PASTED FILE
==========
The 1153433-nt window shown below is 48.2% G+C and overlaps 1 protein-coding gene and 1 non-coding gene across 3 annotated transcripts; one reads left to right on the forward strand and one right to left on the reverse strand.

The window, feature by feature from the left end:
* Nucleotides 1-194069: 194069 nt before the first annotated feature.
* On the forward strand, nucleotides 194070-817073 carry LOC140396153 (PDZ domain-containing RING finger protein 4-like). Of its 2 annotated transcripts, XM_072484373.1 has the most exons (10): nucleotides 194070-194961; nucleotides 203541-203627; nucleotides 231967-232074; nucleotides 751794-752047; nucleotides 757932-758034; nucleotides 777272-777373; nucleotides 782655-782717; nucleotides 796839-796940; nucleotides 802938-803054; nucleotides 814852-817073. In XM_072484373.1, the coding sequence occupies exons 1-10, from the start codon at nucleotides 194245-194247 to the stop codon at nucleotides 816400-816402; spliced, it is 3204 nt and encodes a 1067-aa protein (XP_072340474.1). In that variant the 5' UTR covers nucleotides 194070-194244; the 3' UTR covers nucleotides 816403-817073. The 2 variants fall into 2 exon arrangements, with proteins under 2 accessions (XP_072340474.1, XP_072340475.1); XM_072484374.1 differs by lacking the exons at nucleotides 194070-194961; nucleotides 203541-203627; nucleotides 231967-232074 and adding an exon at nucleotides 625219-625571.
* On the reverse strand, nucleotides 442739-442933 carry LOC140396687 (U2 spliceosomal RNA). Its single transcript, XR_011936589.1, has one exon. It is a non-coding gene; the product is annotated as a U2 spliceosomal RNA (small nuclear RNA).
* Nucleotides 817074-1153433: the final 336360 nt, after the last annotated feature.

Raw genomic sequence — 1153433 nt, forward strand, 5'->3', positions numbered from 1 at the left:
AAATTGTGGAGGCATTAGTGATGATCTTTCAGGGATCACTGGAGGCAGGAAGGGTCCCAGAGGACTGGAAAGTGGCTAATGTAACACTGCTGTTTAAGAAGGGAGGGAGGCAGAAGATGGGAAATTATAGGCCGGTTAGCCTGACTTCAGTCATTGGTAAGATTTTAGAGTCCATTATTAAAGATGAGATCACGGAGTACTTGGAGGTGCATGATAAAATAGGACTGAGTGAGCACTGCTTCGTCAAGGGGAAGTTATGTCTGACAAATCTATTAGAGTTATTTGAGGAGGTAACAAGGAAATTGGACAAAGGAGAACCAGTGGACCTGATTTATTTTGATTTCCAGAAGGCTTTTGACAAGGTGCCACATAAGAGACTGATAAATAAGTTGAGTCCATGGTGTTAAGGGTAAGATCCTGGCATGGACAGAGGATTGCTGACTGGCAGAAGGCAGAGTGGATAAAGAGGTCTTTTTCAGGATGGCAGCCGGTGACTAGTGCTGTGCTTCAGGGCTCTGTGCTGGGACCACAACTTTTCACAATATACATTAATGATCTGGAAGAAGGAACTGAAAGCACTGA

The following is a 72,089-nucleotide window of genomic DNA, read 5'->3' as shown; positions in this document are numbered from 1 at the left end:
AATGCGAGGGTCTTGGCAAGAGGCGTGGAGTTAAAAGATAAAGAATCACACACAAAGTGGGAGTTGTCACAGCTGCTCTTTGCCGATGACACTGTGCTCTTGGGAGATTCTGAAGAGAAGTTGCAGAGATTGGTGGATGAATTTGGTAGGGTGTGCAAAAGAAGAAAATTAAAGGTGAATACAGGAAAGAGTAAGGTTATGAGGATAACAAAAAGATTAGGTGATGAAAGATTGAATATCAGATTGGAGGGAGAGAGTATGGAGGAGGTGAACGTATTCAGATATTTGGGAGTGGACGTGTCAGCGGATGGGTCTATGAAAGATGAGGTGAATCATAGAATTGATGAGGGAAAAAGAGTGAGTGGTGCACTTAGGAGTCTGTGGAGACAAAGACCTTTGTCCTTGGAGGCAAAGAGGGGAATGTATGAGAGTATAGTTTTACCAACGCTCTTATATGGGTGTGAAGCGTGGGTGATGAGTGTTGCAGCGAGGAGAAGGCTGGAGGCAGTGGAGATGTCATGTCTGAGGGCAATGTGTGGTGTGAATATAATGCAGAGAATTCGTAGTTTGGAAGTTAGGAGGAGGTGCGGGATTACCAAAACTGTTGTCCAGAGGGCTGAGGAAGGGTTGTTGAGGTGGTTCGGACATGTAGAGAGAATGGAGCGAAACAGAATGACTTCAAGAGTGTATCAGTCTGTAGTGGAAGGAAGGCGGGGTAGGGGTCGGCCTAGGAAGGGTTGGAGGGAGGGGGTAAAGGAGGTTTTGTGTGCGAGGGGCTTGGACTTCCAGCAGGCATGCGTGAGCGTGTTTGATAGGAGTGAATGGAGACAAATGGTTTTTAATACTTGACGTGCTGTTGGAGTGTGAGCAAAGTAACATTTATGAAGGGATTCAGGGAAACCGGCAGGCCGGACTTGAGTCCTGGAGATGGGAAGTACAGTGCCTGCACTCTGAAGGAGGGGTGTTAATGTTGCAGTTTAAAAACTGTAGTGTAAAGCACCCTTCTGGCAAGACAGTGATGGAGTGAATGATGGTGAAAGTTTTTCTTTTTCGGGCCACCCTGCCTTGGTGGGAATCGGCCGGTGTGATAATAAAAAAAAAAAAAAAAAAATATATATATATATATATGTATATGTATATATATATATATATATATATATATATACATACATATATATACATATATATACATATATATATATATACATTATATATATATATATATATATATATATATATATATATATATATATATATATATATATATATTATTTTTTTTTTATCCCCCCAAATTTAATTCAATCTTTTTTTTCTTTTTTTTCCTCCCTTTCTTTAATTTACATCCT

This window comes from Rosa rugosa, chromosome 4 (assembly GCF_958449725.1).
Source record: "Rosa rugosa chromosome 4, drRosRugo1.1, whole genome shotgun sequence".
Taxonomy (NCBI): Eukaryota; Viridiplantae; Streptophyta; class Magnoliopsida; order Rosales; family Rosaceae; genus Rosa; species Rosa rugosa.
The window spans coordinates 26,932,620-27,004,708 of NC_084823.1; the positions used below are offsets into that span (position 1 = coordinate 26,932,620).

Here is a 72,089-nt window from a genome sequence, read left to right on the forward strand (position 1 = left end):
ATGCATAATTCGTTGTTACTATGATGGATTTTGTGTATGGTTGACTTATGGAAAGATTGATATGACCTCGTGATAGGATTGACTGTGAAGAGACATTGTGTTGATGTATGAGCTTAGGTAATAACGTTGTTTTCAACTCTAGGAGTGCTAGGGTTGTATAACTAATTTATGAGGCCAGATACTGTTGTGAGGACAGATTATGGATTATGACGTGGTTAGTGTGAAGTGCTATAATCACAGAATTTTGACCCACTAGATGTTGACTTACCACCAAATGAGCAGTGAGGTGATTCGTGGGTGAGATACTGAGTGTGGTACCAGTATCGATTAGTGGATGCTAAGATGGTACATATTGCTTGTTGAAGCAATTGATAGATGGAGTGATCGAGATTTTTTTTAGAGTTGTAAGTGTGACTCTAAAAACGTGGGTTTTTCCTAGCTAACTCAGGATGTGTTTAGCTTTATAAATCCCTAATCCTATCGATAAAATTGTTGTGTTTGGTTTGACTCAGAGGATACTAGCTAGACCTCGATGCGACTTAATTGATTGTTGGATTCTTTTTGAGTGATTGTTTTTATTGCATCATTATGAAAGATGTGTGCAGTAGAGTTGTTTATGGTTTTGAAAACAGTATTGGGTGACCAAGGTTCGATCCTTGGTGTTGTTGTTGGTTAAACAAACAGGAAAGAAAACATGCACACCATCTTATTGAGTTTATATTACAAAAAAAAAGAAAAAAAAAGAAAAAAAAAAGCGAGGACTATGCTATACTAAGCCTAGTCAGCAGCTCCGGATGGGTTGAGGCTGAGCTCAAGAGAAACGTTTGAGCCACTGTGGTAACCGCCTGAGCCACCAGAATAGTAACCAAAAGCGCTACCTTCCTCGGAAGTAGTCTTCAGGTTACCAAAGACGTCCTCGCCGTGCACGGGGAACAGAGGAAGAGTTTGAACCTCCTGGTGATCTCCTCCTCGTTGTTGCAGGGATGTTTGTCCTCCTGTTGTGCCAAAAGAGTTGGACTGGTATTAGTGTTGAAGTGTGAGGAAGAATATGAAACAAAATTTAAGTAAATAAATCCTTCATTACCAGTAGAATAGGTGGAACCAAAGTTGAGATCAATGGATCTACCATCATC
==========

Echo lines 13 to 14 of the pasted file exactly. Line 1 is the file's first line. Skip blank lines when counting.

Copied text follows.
Taxonomy (NCBI): Eukaryota; Viridiplantae; Streptophyta; class Magnoliopsida; order Rosales; family Rosaceae; genus Rosa; species Rosa rugosa.
The window spans coordinates 26,932,620-27,004,708 of NC_084823.1; the positions used below are offsets into that span (position 1 = coordinate 26,932,620).